During a quiet Saturday evening on Feb. 6 behind the walls of SCI-Phoenix, the maximum-security prison in Pennsylvania where Bill Cosby has served two and a half years of a three-to-10-year sentence for indecent aggravated assault, Anthony “Benny-Do” Sutton reflected on the impact of the prison’s biggest celebrity.
On that same evening nearly 164 miles to the south in Alexandria, Va., Dr. Howard-John Wesley, senior pastor at Alfred Street Baptist Church, devoted part of his sermon to the imprisoned comedian’s impact on popular culture.
Earlier in Chicago, civil rights legend the Rev. Jesse Jackson, Sr. made a public plea to Pennsylvania Gov. Tom Wolf to release Cosby, noting the 83-year-old comedian’s age and health as the pandemic rages.
And in New York City, the Brothers of Sh’ma Yisrael Hebrew Israelite Congregation also stood in support of Cosby.
In each case, the lasting legacy of Cosby and the iconic “The Cosby Show” remained front and center. It has also come full circle. And Cosby has taken notice.
“I would like to personally thank these great men and teachers of God’s scriptures for standing by and supporting me with the truth and the facts,” the comedian tweeted about the Brothers of Sh’ma, particularly singling out Na Hasi and Prince Nat.
“Please watch these brothers … Shabbat Shalom to my brothers and sisters Dina, and her mother, Verita, and her sister. Thank you very much and I can feel your prayers,” Cosby wrote.
In a separate statement, Cosby thanked Rev. Jackson.
“Mr. & Mrs. Cosby are forever grateful to Rev. Jackson and his family because he has been working feverishly to get the state of Pennsylvania to release Mr. Cosby since the height of the COVID-19 pandemic began back in April,” Cosby said through his spokesman, Andrew Wyatt.
At SCI-Phoenix, Sutton echoed appreciation.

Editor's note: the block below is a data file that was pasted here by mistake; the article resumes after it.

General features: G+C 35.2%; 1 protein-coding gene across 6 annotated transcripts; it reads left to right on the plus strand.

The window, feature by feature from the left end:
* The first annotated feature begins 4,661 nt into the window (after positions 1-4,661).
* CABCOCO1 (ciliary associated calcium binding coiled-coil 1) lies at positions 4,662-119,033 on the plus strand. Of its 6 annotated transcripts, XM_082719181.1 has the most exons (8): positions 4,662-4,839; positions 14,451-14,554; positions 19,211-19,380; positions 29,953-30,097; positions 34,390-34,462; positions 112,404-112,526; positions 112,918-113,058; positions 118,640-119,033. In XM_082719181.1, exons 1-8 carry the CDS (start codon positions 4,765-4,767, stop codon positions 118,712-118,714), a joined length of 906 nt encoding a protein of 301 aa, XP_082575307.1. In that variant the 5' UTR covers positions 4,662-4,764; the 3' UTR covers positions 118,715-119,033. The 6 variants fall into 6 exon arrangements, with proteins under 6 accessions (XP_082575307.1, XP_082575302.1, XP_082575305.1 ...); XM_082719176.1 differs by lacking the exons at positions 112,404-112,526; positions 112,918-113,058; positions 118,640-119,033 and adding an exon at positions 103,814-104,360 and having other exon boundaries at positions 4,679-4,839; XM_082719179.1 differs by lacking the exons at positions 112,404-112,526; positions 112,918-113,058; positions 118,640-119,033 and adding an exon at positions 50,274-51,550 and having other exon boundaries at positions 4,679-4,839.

“The old man has had a huge impact on us men here inside and a lot of people didn’t think that he would have the influence that he’s had,” Sutton, who respectfully refers to Cosby as “The old man,” remarked in a phone call from SCI-Phoenix, the sprawling 128-acre prison complex just outside of Philadelphia.
“The way he’s enlightened us, the way he’s encouraged us to stand up and be men in the community . . . and he shouldn’t even be in here,” added Sutton, who also has a son incarcerated at SCI-Phoenix.
Sutton helps lead Mann Up, a prison program designed to help change African-American men’s lives with long sentences. The program empowers and encourages Black males to be better fathers, husbands and community members.
Cosby, while not a member, has provided a significant boost to the program, Sutton told NNPA Newswire.
“The old man got us together and told us that a man is judged by how he treats his mother and how he treats his wife and family. He has instilled in us that a man cannot be considered a man if he doesn’t provide,” Sutton continued.
“He comes in here, and he doesn’t act like he’s better than anyone. He keeps it simple. Look, he is a political prisoner. He is in here not for a crime, but adultery. But he does not look for favors and with all his money and resources, he has nothing more than what we have, no extras when he could easily have extras.”
Sutton has endeared himself to Cosby who directed his team outside to assist Sutton in preparing the inmate’s appeals.